With the support of the governor, the Department of Energy and Environmental Protection has made a priority of increasing recycling and lessening the current need to export 860,000 tons of municipal solid waste to landfills in Ohio and Pennsylvania every year.

“And DEEP laid out a very comprehensive plan in this bill to do it,” Lopes said. “But there was significant resistance because this this plan would create an awful lot of change in the industry. And sometimes when you have an awful lot of change, it’s hard to accept all at once.”

Waste haulers questioned the need for an all-encompassing version of EPR in a state with widespread single-stream recycling that goes to materials recovery facilities to be sorted and sold for reuse in the manufacturing of new products and packaging

Katie Dykes, the commissioner of DEEP, said there is no evidence EPR has forced an increase in consumer prices in Canada or Europe, but lawmakers and industry representatives are skeptical.

“Ultimately, if you’re going to implement this EPR program universally, absolutely it is going to be baked into the cost of all the consumer goods that you’re going to be purchasing as a resident here in the state,” Harding said.

Aside from the cost issue, Harding said the administration has not made a convincing argument that EPR would increase Connecticut’s already respectable rate of recycling.

“What we really are asking is that this is the solution, or even a significant solution, to the problem?” Harding said.

Lamont and Dykes, who spoke at an event kicking off “climate action week,” were aware of the changes being made, especially dropping the $5 charge that prompted opposition by municipalities, which now pay an average fee of $102 a ton to dispose of waste.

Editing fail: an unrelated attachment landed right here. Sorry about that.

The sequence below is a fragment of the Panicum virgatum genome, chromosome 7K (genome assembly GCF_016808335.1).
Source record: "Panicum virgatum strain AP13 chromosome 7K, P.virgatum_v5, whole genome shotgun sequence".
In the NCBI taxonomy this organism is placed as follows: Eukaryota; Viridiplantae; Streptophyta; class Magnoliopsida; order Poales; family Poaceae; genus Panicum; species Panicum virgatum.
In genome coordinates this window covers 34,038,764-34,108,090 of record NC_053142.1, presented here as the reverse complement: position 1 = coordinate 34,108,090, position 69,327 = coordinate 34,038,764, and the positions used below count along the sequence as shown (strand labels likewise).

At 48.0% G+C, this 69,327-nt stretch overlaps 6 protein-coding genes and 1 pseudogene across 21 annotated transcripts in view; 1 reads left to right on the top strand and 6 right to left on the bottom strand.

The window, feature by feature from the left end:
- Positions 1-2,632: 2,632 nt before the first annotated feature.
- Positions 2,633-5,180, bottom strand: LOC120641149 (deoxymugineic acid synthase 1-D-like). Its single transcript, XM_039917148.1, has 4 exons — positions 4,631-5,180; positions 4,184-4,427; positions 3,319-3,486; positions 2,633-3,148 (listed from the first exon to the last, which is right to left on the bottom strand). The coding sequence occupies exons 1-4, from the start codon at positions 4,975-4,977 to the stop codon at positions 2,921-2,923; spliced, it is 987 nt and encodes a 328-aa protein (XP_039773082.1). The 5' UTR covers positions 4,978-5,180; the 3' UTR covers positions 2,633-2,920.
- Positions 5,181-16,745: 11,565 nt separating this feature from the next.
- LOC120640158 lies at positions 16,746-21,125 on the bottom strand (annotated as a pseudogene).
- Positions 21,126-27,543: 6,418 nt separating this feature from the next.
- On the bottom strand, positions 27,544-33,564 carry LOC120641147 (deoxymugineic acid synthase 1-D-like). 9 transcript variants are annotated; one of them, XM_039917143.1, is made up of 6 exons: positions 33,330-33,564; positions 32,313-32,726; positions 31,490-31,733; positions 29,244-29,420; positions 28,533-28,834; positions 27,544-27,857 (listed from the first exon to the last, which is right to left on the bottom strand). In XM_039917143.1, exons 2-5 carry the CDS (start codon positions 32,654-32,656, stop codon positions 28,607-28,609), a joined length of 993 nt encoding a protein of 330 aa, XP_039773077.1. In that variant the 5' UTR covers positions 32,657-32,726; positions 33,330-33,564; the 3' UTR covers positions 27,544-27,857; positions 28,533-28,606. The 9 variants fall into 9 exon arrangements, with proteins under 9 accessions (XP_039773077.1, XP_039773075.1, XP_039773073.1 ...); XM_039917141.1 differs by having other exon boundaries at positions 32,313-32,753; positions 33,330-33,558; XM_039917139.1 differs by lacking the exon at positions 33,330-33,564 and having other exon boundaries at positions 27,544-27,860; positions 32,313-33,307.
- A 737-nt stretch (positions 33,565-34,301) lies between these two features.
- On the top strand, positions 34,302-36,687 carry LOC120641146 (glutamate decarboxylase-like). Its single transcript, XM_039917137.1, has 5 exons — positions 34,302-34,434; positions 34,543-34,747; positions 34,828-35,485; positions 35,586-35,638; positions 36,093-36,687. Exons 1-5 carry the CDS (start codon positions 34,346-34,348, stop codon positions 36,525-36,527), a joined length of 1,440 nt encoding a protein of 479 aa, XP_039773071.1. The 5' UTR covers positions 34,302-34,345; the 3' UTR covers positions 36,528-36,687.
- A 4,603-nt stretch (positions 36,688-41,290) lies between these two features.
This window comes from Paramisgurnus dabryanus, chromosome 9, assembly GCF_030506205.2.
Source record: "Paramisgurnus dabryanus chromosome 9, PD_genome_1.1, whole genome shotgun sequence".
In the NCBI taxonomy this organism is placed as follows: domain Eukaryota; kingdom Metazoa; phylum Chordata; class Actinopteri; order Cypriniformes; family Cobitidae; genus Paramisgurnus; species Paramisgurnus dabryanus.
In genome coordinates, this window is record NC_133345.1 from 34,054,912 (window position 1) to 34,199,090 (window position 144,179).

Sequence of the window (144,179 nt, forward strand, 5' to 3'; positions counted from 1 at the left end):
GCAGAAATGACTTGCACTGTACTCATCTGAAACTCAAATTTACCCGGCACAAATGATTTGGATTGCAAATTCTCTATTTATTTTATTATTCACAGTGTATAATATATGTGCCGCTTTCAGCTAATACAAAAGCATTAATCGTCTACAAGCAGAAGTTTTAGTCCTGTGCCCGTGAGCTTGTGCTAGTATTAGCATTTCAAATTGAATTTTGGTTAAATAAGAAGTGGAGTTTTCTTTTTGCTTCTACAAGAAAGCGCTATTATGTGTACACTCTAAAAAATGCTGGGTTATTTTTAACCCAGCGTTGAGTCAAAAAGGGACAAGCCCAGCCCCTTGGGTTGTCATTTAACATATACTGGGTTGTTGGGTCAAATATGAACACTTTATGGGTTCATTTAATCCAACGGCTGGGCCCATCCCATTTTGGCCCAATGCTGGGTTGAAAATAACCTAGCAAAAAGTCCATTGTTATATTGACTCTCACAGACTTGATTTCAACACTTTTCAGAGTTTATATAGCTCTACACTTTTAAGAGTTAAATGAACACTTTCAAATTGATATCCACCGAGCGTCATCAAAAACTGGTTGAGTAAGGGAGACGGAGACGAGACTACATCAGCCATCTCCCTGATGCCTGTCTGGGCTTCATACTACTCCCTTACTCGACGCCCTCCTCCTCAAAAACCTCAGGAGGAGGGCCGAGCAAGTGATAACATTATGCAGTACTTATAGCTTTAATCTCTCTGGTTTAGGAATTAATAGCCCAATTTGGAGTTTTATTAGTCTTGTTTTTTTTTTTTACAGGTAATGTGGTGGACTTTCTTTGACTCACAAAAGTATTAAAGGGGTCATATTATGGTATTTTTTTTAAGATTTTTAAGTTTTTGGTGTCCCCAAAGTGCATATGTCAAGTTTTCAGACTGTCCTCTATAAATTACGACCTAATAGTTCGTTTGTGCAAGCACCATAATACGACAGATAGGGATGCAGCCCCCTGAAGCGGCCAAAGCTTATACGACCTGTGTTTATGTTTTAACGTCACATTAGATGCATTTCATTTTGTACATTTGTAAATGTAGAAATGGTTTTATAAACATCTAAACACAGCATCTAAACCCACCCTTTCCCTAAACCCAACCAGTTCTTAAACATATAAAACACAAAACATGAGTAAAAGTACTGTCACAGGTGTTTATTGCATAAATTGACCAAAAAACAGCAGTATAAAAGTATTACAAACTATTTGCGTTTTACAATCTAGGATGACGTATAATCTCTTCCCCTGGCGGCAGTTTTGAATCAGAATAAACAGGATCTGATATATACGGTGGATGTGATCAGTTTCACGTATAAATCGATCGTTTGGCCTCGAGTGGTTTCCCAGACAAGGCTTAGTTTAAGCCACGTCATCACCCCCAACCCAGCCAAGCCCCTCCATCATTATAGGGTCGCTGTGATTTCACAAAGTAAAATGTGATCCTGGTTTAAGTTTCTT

Whether it is climate change or waste disposal, anything that costs money is controversial.

“I know what everybody’s against. Tell me what you’re for, or you just want to pay lip service for the environment, because ‘now’s not quite the right time?’” Lamont said. “I don’t think we’re really asking people to give up a lot.”

Shipping waste out of state is not sustainable over the long run, Lamont said.

“We’re trying to come up with very cost effective alternatives that’s going to save you and your municipality a lot of money for years to come,” he said.

Stand up for civility

This news story is funded in large part by Connecticut Public’s Members — listeners, viewers, and readers like you who value fact-based journalism and trustworthy information.

We hope their support inspires you to donate so that we can continue telling stories that inform, educate, and inspire you and your neighbors. As a community-supported public media service, Connecticut Public has relied on donor support for more than 50 years.

Your donation today will allow us to continue this work on your behalf. Give today at any amount and join the 50,000 members who are building a better—and more civil—Connecticut to live, work, and play.